Digital evolution? UK govt launches Bitcoin & e-currency consultation
It is estimated around 20,000 Brits currently own Bitcoin. According to the Treasury, around £60 million worth of the digital currency is circulating in the UK economy.
The actual figure is likely to be higher, as the e-currency is often used to buy contraband items in the “dark web” – an area of the internet inaccessible to UK authorities.
The Treasury consultation, called “Digital currencies: Call for information,” says it wants to determine how e-currencies are being used, and whether it should be regulated by the government in the future.
It also wants to know how digital currencies can help people perform everyday transactions, such as transferring money securely, or to help small businesses.
“A key part of our long term economic plan is to cement Britain’s position as the center of global finance,” said Andrea Ledsom, Economic Secretary to the Treasury.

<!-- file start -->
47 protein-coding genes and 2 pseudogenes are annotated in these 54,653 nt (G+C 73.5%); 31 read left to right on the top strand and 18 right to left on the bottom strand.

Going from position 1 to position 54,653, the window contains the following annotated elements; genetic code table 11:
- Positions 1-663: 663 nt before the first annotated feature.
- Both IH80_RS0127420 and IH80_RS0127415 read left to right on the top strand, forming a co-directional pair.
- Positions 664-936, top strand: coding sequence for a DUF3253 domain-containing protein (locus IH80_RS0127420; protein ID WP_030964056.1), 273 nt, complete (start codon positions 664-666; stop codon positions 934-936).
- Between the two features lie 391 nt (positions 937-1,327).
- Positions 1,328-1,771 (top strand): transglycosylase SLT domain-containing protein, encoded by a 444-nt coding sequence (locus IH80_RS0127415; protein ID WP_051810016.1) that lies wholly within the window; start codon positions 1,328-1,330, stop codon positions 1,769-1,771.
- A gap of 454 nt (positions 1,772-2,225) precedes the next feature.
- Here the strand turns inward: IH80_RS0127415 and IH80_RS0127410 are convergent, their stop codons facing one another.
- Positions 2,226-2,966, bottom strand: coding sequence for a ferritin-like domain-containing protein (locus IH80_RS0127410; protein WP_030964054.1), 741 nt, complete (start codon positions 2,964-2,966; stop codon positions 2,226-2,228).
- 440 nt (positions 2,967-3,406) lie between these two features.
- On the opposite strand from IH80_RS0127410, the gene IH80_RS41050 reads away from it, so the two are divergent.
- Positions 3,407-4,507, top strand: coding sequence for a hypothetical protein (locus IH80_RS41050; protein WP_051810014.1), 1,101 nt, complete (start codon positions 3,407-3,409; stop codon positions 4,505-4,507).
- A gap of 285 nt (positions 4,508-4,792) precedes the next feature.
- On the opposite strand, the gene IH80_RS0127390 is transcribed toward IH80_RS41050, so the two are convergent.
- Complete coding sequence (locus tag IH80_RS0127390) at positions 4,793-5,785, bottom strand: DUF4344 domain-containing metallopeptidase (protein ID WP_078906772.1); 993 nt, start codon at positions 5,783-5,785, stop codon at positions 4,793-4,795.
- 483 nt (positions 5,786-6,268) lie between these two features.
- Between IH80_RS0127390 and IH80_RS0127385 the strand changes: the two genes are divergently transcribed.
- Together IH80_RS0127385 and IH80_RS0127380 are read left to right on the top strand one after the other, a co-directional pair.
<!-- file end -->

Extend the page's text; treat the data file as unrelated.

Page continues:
“It’s only by harnessing innovations in finance, alongside our existing world class knowledge and skills in financial services, that we’ll ensure Britain’s financial sector continues to meet the diverse needs of customers here and around the globe, and create the jobs and growth we all want to see in the future.”
While Bitcoin remains the world’s leading e-currency, the government has acknowledged other variations of the currency, such as Litecoin, are also increasingly being used by traders concerned about security during transfers.
The statements follow reports produced by the Bank of England (BoE) earlier this year, which emphasized how e-currencies could compromise Britain’s economic stability if they became more widely used in the UK, and that it was becoming a “significant” player in UK finance.
Chancellor George Osborne has also welcomed the consultation, claiming he wanted the UK to be a “world leader in financial technology,” and that e-currencies could bring new jobs and services to Britain in the long run.
Earlier this year, New York State proposed a formal “Bit License” plan to trade e-currencies, forcing large trading platforms to keep records on the identities of its customers.